Since nearly everyone lives upstream from someone else, it would be good to go beyond your child’s first answer that water comes from the spigot or faucet and goes down the drain.

Use a stick or other floating object to help younger kids follow the flow to the storm drain, gutter or ditch. Explain the rest of the journey: “From there it goes into the creek that flows into the Mississippi River, which flows into the Gulf of Mexico.”

Your science experiment added a geography lesson.

5. Be Free-Wheelin'
During these work-from-home days, the Natural Resources Foundation of Wisconsin’s David Clutter of Spring Green reminded us that bicycles are a good way to exercise and enjoy the outdoors. He and his wife take their two kids riding in the Driftless Area. Not much needs to be said about this healthy activity that strengthens coordination and fine motor skills for parents and children.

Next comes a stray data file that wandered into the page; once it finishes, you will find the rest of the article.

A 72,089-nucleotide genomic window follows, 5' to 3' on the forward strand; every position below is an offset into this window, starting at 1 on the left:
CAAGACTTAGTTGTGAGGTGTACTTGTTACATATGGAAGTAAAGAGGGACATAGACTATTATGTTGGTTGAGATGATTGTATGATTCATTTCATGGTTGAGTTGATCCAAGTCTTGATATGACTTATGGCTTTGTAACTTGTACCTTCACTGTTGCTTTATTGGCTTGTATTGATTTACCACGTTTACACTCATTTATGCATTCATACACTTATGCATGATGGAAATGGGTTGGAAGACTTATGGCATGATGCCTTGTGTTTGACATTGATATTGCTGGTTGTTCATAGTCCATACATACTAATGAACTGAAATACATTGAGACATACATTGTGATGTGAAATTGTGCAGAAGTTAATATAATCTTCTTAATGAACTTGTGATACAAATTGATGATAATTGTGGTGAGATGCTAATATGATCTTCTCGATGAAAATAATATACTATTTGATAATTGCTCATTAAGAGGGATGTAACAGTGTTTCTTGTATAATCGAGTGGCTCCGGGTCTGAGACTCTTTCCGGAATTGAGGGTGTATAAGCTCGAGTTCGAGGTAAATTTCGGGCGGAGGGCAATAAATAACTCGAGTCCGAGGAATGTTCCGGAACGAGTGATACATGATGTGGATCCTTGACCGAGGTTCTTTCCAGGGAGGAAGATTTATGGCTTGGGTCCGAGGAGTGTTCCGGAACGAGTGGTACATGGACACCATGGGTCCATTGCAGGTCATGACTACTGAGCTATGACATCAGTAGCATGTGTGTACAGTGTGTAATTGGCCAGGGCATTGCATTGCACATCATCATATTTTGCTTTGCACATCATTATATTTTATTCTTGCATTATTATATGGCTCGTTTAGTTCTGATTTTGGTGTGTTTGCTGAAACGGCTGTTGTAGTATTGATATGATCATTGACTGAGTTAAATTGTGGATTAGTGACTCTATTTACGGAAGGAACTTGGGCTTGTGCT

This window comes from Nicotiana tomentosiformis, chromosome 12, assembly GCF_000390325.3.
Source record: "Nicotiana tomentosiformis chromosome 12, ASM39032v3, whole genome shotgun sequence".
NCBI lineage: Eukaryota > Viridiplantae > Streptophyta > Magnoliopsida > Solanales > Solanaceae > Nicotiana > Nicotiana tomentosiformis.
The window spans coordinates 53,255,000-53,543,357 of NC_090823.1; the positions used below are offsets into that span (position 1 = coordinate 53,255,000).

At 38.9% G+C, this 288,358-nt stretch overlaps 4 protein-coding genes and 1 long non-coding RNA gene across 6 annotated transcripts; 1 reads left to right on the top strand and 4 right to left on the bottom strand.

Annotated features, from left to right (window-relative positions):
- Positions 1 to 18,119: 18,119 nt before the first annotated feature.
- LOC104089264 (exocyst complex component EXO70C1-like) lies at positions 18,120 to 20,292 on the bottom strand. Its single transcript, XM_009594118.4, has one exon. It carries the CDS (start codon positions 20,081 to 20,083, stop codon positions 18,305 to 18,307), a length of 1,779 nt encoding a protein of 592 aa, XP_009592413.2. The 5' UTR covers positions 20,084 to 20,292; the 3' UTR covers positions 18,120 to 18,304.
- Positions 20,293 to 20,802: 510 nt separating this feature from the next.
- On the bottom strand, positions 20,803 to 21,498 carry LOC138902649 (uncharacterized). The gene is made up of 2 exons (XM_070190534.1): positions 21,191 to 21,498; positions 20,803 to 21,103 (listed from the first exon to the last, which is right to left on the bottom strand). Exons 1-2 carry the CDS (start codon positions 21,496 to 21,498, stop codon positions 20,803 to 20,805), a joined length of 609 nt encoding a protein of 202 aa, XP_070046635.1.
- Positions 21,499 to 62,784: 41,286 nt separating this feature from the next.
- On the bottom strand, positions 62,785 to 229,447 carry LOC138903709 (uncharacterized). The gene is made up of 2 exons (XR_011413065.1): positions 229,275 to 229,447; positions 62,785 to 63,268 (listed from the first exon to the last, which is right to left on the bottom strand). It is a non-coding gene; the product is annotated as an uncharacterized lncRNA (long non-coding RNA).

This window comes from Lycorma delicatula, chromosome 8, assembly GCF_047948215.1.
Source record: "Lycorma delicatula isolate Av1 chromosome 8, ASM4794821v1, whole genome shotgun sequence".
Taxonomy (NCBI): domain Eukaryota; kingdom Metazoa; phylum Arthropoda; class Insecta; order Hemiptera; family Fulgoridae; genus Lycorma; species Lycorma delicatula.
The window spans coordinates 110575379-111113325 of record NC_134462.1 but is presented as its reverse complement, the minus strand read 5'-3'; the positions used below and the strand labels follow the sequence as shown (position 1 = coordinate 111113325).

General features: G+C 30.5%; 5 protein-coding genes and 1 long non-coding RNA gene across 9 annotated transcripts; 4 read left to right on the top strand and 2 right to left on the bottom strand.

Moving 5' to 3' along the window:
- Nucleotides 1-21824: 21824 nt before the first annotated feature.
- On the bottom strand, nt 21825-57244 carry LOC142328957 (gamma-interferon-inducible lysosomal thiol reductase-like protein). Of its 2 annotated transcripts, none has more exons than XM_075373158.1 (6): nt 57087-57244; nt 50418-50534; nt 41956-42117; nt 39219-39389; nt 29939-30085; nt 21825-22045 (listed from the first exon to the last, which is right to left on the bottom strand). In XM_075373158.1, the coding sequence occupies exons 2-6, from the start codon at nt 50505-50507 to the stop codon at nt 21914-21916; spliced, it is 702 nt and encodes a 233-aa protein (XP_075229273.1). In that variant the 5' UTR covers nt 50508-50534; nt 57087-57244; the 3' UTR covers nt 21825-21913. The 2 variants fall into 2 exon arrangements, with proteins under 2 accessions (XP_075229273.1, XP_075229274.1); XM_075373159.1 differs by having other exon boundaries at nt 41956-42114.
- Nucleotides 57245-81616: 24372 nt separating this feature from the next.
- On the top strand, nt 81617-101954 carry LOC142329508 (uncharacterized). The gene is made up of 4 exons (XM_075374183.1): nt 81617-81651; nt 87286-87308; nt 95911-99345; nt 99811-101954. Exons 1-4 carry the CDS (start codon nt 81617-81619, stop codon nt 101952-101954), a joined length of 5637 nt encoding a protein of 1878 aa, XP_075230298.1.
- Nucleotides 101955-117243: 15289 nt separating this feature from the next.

6. Try Photo Scavenging
Create a list of people, places or things that you want your family to photograph. The list can be as long or short as you want. We prefer items found in nature, but you can include things that are easy to find wherever you choose to do this activity.

Have them use the camera on your phone to capture creative images of objects on your list. Like with the Hunt Bugs activity, encourage them to try different angles, like a bug’s eye view. Challenge them to get as close as possible to the object while maintaining sharp focus.  Share and discuss everyone’s photos.

This is a great exercise in creativity while also involving fresh air, physical activity and observation skills.

7. Pick Up the Place